Monday, September 21, 2009
Obviously, from a Giallorosso perspective it was a fine match. After a few setbacks, they are back on track in Serie A with a resounding victory. But the wheels came off the Viola campaign spectacularly.
The opening phases were well balanced enough but once Roma went ahead through a penalty it seemed like Prandelli's men lost all cohesion. They were three nil down before half time. Never before has my coffee tasted so bitter.
I guess I should be used to it by now, following Fiorentina. They always give you more pain than pleasure. Yet I had a sneaky feeling they could have got something out of this game. Instead, they put in their worst display of the season so far.
Now the job is to bounce back against high-flying Samp. Giampaolo Pazzini could really make us regret selling him, Antonio Cassano can send out another message to Marcello Lippi and Angelo Palombo may make us wonder what might have been if he had stayed. I feel pessimistic again. Back to normal service, I guess.
Tuesday, September 15, 2009
The departures of Ibra and Kaka have been cited as symptoms of our illness. Well, the Swede-you-would-most-like-to-slap is coming back to the San Siro - all attitude and arrogance. The rest of Italy's Champions League contenders will go up against the best that France has to offer.
I fear for Milan and Fiorentina, I am hopeful for Inter and optimistic for Juve. They could all deliver a real tonic for Serie A if they manage to grab any kind of positive result. Then we will get an indication of our strength in depth when the Europa League takes centre stage.
By late Thursday night we will have the readings from the heart monitor. Is Italian football's decline terminal or is it responding to treatment?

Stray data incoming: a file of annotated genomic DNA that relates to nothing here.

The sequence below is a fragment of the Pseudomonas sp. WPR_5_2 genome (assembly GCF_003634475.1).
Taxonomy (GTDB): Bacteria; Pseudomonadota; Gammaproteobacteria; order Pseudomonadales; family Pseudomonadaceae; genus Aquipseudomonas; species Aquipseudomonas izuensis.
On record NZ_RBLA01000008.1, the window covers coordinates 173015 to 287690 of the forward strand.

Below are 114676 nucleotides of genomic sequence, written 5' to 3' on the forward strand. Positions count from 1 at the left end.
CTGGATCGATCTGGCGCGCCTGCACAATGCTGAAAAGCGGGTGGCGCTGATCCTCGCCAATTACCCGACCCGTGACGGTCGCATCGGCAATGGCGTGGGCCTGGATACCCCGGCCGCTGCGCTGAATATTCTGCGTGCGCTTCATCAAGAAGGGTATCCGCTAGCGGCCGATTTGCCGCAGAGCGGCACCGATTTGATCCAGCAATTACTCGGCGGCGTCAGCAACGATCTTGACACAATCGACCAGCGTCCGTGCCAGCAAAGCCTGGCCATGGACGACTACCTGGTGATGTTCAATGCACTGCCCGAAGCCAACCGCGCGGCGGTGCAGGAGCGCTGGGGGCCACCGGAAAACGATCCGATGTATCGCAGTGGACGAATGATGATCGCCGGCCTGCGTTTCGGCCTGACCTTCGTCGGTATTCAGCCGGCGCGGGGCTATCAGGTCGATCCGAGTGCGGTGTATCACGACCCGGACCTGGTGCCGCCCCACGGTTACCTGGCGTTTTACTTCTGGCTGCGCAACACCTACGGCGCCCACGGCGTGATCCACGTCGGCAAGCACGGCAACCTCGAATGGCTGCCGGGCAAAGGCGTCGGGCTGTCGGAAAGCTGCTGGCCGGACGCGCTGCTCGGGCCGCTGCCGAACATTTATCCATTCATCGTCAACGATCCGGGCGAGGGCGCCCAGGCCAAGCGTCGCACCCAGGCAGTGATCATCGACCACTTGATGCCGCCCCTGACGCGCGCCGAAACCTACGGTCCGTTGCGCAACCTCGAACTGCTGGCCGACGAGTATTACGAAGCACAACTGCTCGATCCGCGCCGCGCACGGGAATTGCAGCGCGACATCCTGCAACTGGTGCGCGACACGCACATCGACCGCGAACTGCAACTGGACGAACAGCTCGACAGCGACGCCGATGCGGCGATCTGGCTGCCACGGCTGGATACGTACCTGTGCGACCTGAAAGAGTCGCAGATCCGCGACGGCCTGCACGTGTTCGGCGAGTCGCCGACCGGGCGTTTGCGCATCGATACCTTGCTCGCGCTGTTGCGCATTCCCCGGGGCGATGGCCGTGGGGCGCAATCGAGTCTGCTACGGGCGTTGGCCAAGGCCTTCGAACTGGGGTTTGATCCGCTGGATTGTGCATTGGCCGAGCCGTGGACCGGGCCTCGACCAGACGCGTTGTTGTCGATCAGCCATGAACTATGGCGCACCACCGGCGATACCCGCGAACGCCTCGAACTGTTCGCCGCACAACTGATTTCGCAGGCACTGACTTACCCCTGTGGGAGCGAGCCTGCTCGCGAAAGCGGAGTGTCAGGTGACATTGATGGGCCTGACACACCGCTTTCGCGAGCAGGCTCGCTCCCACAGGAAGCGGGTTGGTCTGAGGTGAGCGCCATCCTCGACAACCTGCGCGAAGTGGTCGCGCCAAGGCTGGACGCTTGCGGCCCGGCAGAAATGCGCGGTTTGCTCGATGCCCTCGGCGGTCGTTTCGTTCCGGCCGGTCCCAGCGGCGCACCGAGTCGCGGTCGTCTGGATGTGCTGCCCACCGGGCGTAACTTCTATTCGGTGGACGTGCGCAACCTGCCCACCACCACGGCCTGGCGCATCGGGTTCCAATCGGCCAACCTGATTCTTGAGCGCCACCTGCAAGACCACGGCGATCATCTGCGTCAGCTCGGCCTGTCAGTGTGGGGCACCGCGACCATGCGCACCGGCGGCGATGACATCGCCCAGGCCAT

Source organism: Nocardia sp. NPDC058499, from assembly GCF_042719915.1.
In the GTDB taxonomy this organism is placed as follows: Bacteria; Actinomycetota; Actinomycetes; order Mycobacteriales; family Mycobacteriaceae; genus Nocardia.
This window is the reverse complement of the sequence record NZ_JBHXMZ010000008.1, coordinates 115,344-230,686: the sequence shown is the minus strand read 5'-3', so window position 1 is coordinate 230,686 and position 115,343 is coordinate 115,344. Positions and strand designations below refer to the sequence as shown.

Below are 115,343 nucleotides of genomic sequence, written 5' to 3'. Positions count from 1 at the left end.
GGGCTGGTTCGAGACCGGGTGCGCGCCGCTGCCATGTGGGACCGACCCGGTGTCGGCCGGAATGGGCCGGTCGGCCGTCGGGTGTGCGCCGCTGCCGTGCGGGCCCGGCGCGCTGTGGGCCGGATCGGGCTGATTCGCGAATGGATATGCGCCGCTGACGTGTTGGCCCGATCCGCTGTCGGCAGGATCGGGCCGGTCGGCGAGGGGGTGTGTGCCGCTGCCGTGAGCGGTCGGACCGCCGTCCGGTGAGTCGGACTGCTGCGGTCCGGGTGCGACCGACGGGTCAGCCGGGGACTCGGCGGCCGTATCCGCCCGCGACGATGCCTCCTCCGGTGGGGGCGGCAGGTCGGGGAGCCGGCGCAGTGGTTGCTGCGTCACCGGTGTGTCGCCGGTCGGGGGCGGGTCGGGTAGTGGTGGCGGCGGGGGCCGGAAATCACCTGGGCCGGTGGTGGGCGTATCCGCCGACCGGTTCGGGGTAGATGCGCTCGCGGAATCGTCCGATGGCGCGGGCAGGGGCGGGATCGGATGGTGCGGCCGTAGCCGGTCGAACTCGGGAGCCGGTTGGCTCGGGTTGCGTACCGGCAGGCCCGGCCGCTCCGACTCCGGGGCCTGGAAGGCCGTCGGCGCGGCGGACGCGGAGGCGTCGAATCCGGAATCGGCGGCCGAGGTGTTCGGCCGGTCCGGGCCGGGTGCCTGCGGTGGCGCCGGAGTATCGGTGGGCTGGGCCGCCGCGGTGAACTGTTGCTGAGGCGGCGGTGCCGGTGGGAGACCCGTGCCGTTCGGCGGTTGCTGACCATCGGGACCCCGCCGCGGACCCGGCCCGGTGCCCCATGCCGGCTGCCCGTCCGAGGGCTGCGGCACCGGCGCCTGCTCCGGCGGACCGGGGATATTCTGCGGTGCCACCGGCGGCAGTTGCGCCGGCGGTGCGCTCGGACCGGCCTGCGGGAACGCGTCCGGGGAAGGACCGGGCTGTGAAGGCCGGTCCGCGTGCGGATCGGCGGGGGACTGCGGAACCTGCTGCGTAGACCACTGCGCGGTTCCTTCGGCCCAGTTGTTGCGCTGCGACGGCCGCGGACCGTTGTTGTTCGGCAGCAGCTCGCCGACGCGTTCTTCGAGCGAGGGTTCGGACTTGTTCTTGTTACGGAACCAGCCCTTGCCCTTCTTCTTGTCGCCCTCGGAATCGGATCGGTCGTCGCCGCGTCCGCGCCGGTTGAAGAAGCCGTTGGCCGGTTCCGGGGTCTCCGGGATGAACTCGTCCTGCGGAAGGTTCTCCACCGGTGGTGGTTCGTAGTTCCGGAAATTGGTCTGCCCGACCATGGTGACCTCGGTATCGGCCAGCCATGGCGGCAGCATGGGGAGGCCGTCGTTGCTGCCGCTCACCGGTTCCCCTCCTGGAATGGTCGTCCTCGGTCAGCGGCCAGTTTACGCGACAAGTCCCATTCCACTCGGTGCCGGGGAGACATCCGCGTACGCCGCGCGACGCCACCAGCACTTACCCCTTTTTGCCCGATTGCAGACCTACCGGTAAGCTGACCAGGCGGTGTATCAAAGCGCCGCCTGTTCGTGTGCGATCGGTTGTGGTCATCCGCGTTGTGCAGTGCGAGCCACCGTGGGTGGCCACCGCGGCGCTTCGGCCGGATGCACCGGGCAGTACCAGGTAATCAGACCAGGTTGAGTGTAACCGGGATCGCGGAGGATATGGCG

ROUND ONE: He may be old but Super Pippo still knows where the goal is. His second strike was pure class to defeat Marseille. Juve got a draw which was probably fair on balance of play - but annoying after taking the lead.
ROUND TWO: Inter content with a draw, I reckon, typical Jose Mourinho approach - happy to hold Barca at bay. Still seething about Fiorentina. With 11 men against 11, we produced a very efficient display - better than last year's 2-2. Gila sending off compromised the whole night. Still, take it on the chin and move on.
ROUND THREE: Maybe the worst night of all. Genoa record a handsome win but Roma and Lazio lose to the might of Switzerland and Austria. Deary me...
Monday, September 14, 2009
The Doriani had to sweat for their victory - Gigi Del Neri admitted they were fortunate to beat his old team Atalanta. And, although, the scoreline suggests otherwise, Genoa had to work hard against Napoli. They went behind to a Marek Hamsik beauty when down to ten men. But, luckily for them, referee Tagliavento decided to even things up by sending off Campagnaro and giving them a penalty. At ten versus ten, they upped the tempo and a beauty from Giandomenico Mesto swung the game in their favour. Hernan Crespo and another penalty completed the destruction. The man in black got pretty much every major decision wrong, harming both teams in the process.
On Saturday, the Bianconeri saw off Lazio thanks to goals from Caceres and Trezeguet (with a little help from Muslera). If I was a Laziale, I would not despair, the team played OK. It was a tough encounter with plenty of bookings but Juve simply had more hunger for the win. The signs are good for Ciro Ferrara.